May 05, 2014 (Toronto, ON) – Giuseppe Marinoni is agitated. He doesn’t like being filmed. It stresses him out, especially when he’s creating one of his custom frames. “The welds can sense the stress!” he yells.
So starts the documentary Marinoni: The Fire in the Frame.
It’s easy to understand why director Tony Girardin kept his camera rolling regardless of threats and being shooed away. Marinoni is incredibly entertaining. You simply can’t take your eyes off him.
This film is a character study of this famous Canadian frame builder. Stories told by friends, customers and athletes – particularly Jocelyn Lovell – paint a picture of a cantankerous perfectionist with a sparkle in his eyes. But when it’s pointed at his subject, Girardin’s lens captures the essence of what makes Marinoni the man, and Marinoni the frame: passion, love and a lot of patience.
We get to see all that by watching Marinoni craft his frames, train, and live his life just outside of Montreal. As we learn about the story of his early life in Italy to building his successful business in Canada, the film also chronicles Marinoni’s struggle to beat the hour record back in 2012 following his 75th birthday.
We also get some of his life lessons. Here are just a few:
1. Keep setting goals, regardless of your age. We follow 75-year-old Marinoni as he trains to break the hour record for his age group. All the while, he insists that giving up simply isn’t in his makeup. (He jokes that his attempt could very well kill him, but that would only make Girardin’s movie a big box-office smash.) His next goal? Breaking the hour record as an 80-year-old at the new Milton Velodrome in Toronto.
2. Just ride. Born in Rovetta just outside of Milan, Marinoni raced road and track as a youth in Italy. Once he raced in Quebec back in 1965, he stayed with the help of his friend and restauranteur Federico Corneli and just kept on racing. To this day, Marinoni rides about 500km a week, usually before he goes into the shop to build frames.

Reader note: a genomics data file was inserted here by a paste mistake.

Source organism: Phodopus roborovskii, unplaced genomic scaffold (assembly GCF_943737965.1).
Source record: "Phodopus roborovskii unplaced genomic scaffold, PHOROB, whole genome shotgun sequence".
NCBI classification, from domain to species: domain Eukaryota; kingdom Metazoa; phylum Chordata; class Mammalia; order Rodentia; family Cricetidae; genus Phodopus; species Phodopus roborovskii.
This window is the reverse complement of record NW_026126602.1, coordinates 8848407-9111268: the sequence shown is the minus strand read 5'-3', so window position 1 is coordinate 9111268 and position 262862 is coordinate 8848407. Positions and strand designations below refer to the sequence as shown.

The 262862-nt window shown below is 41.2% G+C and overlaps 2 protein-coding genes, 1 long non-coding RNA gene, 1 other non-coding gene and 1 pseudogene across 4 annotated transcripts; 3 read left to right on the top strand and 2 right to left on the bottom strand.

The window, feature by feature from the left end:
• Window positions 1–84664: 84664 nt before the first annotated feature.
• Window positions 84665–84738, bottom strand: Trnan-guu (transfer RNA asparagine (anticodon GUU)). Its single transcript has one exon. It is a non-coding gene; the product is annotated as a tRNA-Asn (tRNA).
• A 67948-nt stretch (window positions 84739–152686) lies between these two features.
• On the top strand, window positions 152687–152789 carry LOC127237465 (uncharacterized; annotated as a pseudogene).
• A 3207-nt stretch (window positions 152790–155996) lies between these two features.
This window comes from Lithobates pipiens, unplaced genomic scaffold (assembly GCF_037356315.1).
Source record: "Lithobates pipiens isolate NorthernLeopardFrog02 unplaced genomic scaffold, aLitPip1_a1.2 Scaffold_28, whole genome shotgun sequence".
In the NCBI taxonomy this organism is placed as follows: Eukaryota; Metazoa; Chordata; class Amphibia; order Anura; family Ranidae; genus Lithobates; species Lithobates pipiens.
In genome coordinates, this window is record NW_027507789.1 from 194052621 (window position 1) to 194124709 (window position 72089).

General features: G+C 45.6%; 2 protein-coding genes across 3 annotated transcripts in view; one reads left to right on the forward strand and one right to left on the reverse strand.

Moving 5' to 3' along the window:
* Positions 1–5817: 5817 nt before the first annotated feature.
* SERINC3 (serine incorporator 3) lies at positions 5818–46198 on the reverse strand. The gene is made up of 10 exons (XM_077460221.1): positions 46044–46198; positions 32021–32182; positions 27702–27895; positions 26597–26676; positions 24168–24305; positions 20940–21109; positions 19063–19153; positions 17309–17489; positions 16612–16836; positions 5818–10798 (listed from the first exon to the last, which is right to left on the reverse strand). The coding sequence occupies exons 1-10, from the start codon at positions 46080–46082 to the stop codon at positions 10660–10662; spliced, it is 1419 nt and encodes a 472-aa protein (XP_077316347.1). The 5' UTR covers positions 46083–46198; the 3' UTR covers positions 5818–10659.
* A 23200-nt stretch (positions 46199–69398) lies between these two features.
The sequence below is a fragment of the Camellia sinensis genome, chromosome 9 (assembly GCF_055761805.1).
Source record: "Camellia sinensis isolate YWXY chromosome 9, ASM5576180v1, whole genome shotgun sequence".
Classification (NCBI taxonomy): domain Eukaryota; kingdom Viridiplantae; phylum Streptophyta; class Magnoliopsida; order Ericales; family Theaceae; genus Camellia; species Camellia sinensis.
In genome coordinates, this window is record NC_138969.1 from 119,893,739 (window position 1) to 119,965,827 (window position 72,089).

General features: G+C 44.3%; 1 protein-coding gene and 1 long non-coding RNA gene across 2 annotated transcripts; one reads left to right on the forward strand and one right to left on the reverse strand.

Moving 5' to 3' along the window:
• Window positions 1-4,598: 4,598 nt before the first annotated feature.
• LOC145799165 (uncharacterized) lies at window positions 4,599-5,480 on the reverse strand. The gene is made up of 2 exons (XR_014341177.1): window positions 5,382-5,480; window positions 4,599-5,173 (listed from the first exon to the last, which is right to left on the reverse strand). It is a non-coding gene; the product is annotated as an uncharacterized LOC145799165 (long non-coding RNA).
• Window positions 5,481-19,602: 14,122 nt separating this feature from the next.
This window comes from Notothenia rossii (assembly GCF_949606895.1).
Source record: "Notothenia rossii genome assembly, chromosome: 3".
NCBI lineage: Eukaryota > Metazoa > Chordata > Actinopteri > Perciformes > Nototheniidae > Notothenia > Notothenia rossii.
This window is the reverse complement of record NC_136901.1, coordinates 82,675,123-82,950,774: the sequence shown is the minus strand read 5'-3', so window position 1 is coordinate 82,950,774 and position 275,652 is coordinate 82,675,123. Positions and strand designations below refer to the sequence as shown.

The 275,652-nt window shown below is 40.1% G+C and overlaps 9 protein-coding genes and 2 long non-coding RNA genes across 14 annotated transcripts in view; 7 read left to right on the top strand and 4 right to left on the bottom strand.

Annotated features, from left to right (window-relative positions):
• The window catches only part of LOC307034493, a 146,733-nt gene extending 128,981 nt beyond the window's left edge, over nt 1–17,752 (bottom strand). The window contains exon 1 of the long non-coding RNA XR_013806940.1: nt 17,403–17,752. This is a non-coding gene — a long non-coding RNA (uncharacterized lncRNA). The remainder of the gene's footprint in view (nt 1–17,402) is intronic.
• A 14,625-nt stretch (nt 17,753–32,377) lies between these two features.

3. Learn from the best. Once he retired from racing, Marinoni went back to work as a tailor – but that didn’t last long. He wanted to build frames and went back to Italy to learn from Mario Rossin. It was Rossin who taught him that you must watch carefully and to think before you speak. Try to find the answer within yourself before asking a question.
4. Use your skills – all of them. As a tailor, Marinoni made patterns for suits. He didn’t leave that skill when he switched careers. Instead, he gave deep thought to the patterns he created for his frames.
5. Suck it up. When asked about Marinoni’s drive, Simone, his wife and backbone of the family business, quotes an Italian saying, “You can’t complain about a pain that you seek out.”
6. Support talent. Back in 1978, Marinoni recognized greatness in Jocelyn Lovell and built him a frame to match that greatness. That frame turns out to be a common – and wonderful – thread throughout the film.
As the film progresses, two relationships come to light: Marinoni and his dear friend Jocelyn Lovell, one of Canada’s greatest cyclists during the 1960s and 70s who’s storied career was sadly ended by fateful accident with a truck that left him a quadriplegic; and, the relationship between subject and director. Both take on a softer tone.
Marinoni is charmed by the Siri-like voice that translates phrases to Italian on Girardin’s iPhone. And as they walk through the woods near Rovetta, you see the sheer delight in Marinoni’s face as they find wild mushrooms, and in his backyard with his tomatoes.
But nothing matches the joy in Marinoni’s face when travels 600km to visit Lovell. That bond simply can’t be welded. Their lives are indelibly intertwined by the bicycle and the camera captures the sparkle in both of their eyes as Lovell honours his life-long friend with a special gift.
Kudos to Girardin for this unique, touching and brave story about Marinoni, the human condition, and the bicycle… and bringing together two old friends for a long-awaited meeting.
Marinoni: The Fire in the Frame premiered at the 2014 Hot Docs Canadian International Documentary Festival. At time of writing, distribution is still in the works. Visit www.marinonimovie.com to watch the trailer and keep updated on viewing options.